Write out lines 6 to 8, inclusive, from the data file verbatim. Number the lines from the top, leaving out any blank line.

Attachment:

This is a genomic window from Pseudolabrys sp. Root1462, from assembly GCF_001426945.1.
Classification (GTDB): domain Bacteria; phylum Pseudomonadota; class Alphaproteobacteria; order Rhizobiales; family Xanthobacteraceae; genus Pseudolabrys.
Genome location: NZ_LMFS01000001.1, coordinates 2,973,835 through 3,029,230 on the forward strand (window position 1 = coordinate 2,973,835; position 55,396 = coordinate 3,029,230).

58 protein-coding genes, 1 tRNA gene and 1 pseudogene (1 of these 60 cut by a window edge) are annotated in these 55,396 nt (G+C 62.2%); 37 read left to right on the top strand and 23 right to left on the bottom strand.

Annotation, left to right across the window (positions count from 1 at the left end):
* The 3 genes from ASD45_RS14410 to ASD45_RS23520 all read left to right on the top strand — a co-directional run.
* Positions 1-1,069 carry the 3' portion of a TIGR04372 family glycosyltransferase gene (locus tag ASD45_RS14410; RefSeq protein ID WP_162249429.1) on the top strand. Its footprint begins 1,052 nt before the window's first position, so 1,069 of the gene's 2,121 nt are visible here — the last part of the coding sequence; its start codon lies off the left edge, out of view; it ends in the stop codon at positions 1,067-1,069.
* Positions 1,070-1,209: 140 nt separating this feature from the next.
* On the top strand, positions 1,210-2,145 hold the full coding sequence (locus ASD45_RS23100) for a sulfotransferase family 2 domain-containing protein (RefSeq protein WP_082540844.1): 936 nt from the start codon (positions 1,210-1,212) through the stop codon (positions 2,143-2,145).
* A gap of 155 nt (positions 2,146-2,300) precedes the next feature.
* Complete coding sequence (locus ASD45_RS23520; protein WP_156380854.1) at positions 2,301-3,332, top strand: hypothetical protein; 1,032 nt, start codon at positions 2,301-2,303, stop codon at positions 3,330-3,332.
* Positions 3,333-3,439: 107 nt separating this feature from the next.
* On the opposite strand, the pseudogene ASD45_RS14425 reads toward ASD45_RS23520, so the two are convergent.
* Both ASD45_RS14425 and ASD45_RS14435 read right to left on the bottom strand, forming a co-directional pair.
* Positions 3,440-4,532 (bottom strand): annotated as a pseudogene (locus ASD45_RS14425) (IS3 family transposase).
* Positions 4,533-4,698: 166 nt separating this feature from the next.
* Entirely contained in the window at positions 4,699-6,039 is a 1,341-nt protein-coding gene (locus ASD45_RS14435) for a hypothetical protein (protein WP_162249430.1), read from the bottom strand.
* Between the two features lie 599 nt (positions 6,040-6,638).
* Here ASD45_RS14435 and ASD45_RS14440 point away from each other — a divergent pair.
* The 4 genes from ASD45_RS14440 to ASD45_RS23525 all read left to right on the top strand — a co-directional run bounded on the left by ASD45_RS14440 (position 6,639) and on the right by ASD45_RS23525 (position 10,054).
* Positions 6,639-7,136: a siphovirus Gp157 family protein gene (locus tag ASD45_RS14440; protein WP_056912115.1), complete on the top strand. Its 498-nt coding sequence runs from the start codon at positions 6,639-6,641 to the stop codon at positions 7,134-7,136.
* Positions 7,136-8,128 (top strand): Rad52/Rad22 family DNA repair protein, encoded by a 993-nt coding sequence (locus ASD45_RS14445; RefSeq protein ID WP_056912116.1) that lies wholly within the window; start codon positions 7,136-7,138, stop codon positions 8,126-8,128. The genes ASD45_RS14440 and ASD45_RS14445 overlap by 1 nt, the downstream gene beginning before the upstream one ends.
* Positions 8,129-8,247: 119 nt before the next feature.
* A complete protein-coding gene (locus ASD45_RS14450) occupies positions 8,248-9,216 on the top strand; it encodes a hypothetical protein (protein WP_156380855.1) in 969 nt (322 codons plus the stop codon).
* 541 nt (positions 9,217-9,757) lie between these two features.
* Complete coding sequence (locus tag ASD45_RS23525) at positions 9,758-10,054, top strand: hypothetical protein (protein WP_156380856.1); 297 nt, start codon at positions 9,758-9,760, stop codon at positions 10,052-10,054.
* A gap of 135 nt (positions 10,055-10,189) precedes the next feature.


* The 3 genes from ASD45_RS14410 to ASD45_RS23520 all read left to right on the top strand — a co-directional run.
* Positions 1-1,069 carry the 3' portion of a TIGR04372 family glycosyltransferase gene (locus tag ASD45_RS14410; RefSeq protein ID WP_162249429.1) on the top strand. Its footprint begins 1,052 nt before the window's first position, so 1,069 of the gene's 2,121 nt are visible here — the last part of the coding sequence; its start codon lies off the left edge, out of view; it ends in the stop codon at positions 1,067-1,069.
* Positions 1,070-1,209: 140 nt separating this feature from the next.